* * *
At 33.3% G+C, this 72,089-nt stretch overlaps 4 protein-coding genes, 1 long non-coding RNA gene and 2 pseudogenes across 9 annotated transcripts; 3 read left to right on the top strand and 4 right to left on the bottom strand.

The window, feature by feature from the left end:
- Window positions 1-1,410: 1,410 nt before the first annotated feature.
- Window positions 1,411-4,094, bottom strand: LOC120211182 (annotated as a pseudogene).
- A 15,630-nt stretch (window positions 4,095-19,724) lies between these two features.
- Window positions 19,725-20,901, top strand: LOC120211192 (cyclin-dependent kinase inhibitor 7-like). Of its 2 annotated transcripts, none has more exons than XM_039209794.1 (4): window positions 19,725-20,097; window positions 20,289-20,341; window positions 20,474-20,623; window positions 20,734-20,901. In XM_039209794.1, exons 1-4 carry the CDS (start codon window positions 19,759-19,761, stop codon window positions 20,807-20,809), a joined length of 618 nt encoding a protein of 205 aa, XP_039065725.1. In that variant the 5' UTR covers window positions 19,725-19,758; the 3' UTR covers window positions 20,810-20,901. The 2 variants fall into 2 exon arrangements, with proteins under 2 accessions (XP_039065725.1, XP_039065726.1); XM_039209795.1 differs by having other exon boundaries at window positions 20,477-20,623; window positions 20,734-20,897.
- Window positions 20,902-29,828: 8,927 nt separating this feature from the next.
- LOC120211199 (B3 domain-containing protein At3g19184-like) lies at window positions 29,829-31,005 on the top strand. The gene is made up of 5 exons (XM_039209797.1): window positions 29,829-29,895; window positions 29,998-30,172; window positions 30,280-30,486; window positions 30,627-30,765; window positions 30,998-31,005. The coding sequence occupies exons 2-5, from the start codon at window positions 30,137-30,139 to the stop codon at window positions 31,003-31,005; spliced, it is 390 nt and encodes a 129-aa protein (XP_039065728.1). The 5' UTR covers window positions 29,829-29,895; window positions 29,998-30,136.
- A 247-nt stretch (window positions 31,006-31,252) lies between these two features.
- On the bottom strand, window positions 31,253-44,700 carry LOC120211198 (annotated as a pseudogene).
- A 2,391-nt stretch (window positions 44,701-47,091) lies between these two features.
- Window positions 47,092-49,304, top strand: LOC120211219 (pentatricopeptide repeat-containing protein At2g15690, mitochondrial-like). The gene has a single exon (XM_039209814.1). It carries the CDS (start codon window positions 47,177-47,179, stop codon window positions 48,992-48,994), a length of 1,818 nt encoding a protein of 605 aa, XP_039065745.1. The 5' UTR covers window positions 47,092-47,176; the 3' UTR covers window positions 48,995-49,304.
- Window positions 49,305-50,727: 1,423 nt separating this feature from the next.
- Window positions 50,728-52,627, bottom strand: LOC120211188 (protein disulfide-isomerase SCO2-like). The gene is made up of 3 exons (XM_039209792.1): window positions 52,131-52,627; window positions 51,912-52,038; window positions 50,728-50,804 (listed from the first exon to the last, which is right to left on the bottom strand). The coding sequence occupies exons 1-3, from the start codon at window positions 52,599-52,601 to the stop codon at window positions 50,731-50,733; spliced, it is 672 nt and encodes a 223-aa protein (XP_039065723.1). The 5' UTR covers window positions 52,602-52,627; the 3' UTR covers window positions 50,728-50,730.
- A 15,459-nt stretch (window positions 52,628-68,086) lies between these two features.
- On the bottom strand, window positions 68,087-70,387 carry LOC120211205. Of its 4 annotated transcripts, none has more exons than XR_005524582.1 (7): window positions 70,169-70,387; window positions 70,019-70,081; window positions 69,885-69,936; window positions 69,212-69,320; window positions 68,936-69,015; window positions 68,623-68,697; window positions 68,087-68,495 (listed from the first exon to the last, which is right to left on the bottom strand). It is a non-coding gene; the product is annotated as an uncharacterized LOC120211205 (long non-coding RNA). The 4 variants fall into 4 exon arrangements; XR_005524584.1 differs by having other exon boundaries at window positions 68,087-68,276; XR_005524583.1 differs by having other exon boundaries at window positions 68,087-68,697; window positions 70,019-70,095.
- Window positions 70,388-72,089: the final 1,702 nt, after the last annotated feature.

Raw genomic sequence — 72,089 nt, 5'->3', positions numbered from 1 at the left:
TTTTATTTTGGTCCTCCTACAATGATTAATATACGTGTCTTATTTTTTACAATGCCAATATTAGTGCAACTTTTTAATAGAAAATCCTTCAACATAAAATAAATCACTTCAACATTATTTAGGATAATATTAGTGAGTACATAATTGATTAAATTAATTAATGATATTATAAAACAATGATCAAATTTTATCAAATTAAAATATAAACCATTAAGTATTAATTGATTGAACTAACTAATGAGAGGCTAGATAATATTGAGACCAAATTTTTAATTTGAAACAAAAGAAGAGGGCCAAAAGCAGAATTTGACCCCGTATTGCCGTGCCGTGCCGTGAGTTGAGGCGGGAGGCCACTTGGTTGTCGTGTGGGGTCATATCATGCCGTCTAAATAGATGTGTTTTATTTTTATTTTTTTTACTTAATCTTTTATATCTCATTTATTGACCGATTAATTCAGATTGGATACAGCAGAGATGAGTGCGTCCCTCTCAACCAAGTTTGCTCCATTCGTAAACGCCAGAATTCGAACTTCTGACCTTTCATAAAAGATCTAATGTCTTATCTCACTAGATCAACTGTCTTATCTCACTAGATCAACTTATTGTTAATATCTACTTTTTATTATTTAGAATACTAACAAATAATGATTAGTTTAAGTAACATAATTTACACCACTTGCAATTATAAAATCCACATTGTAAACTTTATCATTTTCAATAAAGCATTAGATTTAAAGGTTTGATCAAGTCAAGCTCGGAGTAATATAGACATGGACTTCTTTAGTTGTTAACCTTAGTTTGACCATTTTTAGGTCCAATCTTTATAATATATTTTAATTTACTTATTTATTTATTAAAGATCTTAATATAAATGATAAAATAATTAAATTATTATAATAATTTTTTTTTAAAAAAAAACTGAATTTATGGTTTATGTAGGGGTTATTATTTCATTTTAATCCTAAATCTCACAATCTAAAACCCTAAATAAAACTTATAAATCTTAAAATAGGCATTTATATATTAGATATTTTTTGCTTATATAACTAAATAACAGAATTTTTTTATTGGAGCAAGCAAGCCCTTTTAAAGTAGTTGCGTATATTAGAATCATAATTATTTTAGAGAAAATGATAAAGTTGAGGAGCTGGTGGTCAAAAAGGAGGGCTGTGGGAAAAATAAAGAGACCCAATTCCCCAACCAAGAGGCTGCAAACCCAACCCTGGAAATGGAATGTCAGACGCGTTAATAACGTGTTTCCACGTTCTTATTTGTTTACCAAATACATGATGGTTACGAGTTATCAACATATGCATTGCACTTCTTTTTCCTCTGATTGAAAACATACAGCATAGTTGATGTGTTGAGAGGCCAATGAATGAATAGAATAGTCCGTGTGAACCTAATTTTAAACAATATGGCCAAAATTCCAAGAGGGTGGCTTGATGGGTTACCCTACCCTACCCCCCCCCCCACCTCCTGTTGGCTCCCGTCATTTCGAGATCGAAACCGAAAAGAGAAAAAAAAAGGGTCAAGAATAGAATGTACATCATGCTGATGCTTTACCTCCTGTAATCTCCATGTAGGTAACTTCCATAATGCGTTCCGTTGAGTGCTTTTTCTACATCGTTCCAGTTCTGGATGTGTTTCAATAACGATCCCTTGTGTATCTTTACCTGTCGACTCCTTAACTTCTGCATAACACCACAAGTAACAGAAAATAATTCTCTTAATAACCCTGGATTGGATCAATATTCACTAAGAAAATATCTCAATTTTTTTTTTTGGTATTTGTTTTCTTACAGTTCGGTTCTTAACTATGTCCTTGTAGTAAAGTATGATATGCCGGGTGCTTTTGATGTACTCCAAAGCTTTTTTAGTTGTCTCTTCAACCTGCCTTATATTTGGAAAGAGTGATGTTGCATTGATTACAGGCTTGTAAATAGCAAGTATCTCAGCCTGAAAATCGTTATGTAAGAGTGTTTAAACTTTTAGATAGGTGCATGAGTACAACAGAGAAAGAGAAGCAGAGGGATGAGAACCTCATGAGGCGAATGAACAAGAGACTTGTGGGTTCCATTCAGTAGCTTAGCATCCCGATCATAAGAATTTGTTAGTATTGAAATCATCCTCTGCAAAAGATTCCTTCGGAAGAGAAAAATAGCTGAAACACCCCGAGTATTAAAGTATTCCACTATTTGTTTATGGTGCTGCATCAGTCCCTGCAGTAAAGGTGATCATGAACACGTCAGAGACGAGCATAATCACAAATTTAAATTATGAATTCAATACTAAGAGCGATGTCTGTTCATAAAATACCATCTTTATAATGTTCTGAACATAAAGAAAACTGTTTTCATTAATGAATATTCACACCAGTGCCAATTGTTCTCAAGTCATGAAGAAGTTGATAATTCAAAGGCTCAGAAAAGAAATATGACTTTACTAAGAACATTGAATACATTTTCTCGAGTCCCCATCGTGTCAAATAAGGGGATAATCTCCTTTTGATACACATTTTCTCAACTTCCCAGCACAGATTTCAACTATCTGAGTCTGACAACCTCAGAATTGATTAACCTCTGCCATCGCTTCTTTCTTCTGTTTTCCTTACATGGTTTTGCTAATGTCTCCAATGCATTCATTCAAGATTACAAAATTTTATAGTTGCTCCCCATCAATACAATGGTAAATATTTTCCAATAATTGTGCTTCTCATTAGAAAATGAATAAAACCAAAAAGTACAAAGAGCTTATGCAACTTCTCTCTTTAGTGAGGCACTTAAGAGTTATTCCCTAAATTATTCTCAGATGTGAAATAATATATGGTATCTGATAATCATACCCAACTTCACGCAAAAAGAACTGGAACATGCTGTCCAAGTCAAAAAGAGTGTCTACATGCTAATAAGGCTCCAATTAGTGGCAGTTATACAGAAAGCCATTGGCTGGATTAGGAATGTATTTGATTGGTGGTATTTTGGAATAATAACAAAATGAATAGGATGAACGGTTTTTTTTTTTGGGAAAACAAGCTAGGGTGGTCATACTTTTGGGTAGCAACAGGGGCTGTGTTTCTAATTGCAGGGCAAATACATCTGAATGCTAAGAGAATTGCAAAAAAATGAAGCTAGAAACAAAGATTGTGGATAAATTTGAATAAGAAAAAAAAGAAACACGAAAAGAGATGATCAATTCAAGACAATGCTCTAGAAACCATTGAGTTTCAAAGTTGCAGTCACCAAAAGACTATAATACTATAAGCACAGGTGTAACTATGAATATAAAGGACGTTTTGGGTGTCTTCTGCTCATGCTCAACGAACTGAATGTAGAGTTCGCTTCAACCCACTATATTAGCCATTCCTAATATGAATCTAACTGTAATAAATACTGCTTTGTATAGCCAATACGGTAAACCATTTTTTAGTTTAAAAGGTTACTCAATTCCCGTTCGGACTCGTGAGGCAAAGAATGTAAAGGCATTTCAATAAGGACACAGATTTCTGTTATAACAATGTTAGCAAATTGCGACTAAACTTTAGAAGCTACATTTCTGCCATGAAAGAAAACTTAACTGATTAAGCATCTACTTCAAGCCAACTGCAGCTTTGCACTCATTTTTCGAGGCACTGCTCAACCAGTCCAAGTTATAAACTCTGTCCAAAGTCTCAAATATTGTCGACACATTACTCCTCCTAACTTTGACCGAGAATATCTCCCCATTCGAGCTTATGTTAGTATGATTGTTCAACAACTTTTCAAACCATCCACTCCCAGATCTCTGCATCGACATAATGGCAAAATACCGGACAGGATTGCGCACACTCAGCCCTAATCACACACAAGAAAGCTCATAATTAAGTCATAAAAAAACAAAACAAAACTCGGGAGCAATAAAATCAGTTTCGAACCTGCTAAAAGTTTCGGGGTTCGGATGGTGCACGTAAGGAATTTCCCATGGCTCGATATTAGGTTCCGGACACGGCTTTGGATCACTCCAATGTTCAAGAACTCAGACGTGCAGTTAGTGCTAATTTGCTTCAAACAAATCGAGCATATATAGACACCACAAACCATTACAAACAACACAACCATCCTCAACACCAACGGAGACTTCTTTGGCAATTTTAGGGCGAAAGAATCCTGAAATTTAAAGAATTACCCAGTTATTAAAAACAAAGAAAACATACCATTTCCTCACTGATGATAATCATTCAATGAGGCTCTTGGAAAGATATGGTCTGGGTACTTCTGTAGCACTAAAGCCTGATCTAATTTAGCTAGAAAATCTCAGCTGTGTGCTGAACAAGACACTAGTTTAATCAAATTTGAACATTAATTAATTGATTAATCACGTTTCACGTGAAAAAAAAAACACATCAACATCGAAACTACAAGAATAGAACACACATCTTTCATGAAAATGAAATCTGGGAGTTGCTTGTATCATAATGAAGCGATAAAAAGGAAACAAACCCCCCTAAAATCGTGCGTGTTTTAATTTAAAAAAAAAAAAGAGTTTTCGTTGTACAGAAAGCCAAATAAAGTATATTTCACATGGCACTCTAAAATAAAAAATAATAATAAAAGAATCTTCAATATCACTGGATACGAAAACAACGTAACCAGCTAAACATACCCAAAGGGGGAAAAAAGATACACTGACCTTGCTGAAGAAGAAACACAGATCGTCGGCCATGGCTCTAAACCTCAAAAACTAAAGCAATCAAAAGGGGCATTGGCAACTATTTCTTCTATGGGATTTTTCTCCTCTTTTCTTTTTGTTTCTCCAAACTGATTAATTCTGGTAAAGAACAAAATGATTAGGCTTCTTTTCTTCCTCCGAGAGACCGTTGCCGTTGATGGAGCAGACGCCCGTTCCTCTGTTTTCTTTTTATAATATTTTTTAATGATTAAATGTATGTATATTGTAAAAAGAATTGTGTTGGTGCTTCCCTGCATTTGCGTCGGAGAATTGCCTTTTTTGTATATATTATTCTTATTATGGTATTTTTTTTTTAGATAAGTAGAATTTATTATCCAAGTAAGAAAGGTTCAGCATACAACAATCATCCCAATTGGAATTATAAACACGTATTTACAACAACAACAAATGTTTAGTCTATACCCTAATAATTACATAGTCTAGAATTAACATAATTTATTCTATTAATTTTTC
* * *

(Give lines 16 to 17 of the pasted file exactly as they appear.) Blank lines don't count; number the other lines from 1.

- On the bottom strand, window positions 68,087-70,387 carry LOC120211205. Of its 4 annotated transcripts, none has more exons than XR_005524582.1 (7): window positions 70,169-70,387; window positions 70,019-70,081; window positions 69,885-69,936; window positions 69,212-69,320; window positions 68,936-69,015; window positions 68,623-68,697; window positions 68,087-68,495 (listed from the first exon to the last, which is right to left on the bottom strand). It is a non-coding gene; the product is annotated as an uncharacterized LOC120211205 (long non-coding RNA). The 4 variants fall into 4 exon arrangements; XR_005524584.1 differs by having other exon boundaries at window positions 68,087-68,276; XR_005524583.1 differs by having other exon boundaries at window positions 68,087-68,697; window positions 70,019-70,095.
- Window positions 70,388-72,089: the final 1,702 nt, after the last annotated feature.